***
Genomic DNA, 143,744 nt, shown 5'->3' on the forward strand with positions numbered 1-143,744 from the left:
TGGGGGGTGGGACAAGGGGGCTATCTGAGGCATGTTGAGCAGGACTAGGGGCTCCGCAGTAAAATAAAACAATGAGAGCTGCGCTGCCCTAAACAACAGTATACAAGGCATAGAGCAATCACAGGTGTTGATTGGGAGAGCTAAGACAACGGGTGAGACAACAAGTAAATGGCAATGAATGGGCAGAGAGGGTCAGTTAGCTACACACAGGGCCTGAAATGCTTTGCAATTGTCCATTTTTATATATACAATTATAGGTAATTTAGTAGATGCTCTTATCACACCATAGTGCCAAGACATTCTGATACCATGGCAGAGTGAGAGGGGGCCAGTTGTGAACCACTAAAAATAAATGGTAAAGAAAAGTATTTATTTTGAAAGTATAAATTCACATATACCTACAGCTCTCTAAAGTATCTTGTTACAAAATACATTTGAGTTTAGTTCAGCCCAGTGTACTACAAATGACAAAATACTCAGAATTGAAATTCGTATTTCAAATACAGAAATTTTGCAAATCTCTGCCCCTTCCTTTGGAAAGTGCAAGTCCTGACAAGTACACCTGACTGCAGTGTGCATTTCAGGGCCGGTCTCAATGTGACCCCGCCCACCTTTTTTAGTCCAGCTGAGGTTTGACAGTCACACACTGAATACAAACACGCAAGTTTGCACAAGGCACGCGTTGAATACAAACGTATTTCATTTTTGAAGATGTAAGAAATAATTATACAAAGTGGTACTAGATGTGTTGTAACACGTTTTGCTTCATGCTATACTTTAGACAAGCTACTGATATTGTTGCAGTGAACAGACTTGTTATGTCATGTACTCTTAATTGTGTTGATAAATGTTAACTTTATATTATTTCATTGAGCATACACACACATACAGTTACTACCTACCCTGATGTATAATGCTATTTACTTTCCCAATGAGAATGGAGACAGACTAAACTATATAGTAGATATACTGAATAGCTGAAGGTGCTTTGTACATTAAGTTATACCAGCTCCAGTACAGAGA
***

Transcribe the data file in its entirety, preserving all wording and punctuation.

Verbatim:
Genomic DNA, 143,744 nt, shown 5'->3' on the forward strand with positions numbered 1-143,744 from the left:
TGGGGGGTGGGACAAGGGGGCTATCTGAGGCATGTTGAGCAGGACTAGGGGCTCCGCAGTAAAATAAAACAATGAGAGCTGCGCTGCCCTAAACAACAGTATACAAGGCATAGAGCAATCACAGGTGTTGATTGGGAGAGCTAAGACAACGGGTGAGACAACAAGTAAATGGCAATGAATGGGCAGAGAGGGTCAGTTAGCTACACACAGGGCCTGAAATGCTTTGCAATTGTCCATTTTTATATATACAATTATAGGTAATTTAGTAGATGCTCTTATCACACCATAGTGCCAAGACATTCTGATACCATGGCAGAGTGAGAGGGGGCCAGTTGTGAACCACTAAAAATAAATGGTAAAGAAAAGTATTTATTTTGAAAGTATAAATTCACATATACCTACAGCTCTCTAAAGTATCTTGTTACAAAATACATTTGAGTTTAGTTCAGCCCAGTGTACTACAAATGACAAAATACTCAGAATTGAAATTCGTATTTCAAATACAGAAATTTTGCAAATCTCTGCCCCTTCCTTTGGAAAGTGCAAGTCCTGACAAGTACACCTGACTGCAGTGTGCATTTCAGGGCCGGTCTCAATGTGACCCCGCCCACCTTTTTTAGTCCAGCTGAGGTTTGACAGTCACACACTGAATACAAACACGCAAGTTTGCACAAGGCACGCGTTGAATACAAACGTATTTCATTTTTGAAGATGTAAGAAATAATTATACAAAGTGGTACTAGATGTGTTGTAACACGTTTTGCTTCATGCTATACTTTAGACAAGCTACTGATATTGTTGCAGTGAACAGACTTGTTATGTCATGTACTCTTAATTGTGTTGATAAATGTTAACTTTATATTATTTCATTGAGCATACACACACATACAGTTACTACCTACCCTGATGTATAATGCTATTTACTTTCCCAATGAGAATGGAGACAGACTAAACTATATAGTAGATATACTGAATAGCTGAAGGTGCTTTGTACATTAAGTTATACCAGCTCCAGTACAGAGA